Development delay in children with severe acute malnutrition and its association with Vitamin B12 deficiency

Aishvarya Adhualia, Manisha Maurya, A. D. Tewari


Background: About half of the under five children are malnourished in India and so is morbidity associated with it. Malnutrition is also associated with multiple vitamin deficiency one of which is vitamin B12. Vitamin B12 is essential for DNA, RNA and protein synthesis; and for myelination of brain during the early childhood period. Deficiency of vitamin B12 can lead to megaloblastic anemia and neurological problems. So, authors aimed to look prevalence of vitamin B12 deficiency and; its hematological and neurological effects in severe acute malnourished children.

Methods: it was an observational case control study, in which severe acute malnourished (SAM) children aged 0- 59 months who were admitted in Nutritional Rehabilitation Centre (NRC) were enrolled. Vitamin B12 levels were estimated and levels <200 pg/ml, 200-350 pg/ml, and >350 pg/ml were considered deficient, insufficiency and sufficient. Complete blood count was done for hematological effects and; developmental assessment was done to look for neurological effects.

Results: Vitamin B12 was deficient, insufficient, normal in 15(16.3%), 25 (27.5%) and 52 (56.5%) children respectively. Vitamin B12 deficiency was significantly associated with hyperpigmentation and glossitis. Infant and young child feeding practices were not associated vitamin B12 deficiency. Macrocytic anemia was found in 23.4% SAM children and macrocytosis was not significantly associated with vitamin B12 deficiency.  Developmental delay was found in 55.3 % children and was not significantly associated with severe acute malnutrition.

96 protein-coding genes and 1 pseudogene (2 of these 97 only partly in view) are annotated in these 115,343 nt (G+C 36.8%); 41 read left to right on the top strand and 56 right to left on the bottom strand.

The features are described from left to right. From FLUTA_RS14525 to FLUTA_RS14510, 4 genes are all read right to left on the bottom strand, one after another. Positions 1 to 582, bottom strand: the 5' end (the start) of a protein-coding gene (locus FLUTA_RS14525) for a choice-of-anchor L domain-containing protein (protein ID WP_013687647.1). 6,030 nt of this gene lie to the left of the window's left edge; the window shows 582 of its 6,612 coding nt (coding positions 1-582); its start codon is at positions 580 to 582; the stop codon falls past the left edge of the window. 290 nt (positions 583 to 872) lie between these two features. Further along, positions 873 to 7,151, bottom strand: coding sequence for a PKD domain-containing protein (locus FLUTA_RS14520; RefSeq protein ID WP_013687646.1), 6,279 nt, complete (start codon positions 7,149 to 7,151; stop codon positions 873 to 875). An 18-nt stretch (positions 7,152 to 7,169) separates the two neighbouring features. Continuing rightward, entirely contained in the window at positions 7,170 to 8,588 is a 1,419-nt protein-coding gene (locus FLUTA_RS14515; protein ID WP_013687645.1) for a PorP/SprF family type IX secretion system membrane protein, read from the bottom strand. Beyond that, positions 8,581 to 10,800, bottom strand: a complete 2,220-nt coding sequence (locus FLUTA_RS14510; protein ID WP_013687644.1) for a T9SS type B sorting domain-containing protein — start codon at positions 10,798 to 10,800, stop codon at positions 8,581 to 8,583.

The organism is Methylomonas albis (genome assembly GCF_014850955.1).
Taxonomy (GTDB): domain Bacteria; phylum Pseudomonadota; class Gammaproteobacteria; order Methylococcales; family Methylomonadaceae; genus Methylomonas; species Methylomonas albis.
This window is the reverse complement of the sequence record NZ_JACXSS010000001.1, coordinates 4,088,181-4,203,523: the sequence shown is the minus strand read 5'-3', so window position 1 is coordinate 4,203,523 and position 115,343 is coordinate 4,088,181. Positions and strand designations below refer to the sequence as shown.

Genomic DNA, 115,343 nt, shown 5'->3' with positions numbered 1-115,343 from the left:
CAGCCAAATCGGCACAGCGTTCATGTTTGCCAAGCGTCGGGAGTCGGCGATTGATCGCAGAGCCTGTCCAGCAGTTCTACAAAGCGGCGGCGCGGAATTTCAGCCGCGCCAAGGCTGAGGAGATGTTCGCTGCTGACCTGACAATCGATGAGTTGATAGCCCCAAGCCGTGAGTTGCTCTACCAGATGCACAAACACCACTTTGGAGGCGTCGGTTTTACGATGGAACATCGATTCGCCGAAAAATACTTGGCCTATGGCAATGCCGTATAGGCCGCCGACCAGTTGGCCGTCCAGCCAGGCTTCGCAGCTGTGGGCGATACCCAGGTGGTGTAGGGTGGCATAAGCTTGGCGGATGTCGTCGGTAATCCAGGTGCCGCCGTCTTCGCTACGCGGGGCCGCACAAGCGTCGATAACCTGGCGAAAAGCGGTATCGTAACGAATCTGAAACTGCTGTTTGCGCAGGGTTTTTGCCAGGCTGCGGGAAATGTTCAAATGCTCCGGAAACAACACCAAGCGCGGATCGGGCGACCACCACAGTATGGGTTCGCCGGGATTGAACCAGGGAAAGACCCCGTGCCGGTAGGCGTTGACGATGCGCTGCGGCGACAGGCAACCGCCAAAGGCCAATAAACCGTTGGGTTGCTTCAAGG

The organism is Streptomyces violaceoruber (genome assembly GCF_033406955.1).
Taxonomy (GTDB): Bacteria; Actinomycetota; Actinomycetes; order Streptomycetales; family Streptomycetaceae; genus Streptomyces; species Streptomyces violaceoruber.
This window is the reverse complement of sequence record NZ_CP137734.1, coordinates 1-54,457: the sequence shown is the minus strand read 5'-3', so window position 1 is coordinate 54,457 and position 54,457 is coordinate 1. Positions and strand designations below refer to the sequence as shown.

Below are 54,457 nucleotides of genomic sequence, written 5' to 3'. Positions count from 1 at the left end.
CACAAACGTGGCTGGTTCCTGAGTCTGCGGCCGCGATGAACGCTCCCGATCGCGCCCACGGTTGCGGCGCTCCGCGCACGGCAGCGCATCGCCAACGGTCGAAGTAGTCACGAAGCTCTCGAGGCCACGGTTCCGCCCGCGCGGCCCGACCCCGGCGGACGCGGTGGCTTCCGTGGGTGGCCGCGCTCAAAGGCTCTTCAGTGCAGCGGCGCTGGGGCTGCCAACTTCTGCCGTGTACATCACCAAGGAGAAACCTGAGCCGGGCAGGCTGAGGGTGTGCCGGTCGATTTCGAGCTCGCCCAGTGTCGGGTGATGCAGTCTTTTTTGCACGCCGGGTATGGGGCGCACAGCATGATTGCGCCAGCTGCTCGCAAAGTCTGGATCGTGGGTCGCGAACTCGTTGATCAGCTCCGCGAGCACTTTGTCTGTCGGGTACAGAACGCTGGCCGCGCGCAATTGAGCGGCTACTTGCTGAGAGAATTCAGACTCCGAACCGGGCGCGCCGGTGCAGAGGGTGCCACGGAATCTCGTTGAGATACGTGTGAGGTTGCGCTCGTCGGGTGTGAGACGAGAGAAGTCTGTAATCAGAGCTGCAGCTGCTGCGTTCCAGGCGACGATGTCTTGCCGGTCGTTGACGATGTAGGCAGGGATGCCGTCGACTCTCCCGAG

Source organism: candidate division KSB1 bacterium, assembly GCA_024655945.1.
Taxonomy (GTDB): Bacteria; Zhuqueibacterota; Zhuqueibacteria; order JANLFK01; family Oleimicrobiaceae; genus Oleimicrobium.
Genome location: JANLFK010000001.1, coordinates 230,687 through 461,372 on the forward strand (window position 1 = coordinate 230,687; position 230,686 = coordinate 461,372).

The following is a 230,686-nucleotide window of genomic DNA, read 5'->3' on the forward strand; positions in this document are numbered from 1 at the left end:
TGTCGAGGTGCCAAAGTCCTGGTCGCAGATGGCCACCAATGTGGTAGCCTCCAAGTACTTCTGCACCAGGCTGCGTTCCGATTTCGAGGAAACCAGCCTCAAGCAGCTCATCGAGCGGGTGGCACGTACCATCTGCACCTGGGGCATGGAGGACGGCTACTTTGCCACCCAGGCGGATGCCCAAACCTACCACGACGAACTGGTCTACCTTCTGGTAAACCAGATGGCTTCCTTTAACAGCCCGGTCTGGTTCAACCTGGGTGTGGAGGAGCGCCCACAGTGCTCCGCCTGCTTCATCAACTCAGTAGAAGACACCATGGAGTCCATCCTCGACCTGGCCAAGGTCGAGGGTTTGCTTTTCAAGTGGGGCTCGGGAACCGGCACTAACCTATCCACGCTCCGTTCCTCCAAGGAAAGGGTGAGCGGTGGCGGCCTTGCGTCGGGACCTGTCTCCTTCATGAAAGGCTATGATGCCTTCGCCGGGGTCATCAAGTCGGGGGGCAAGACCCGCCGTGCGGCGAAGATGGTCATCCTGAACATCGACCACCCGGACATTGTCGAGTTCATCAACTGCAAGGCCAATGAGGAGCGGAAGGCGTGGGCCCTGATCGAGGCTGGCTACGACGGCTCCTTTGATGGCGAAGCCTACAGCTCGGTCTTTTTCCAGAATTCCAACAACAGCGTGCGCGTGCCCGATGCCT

Conclusions: There is high prevalence of Vitamin B12 deficiency and insufficiency in children with severe acute malnourished children. Macrocytic anemia and developmental delay are not significantly associated with vitamin B12 deficiency.


Child, Nutritional Rehabilitation Center, Severe acute malnutrition, Vitamin B12 deficiency, Macrocytic anemia, Developmental delay

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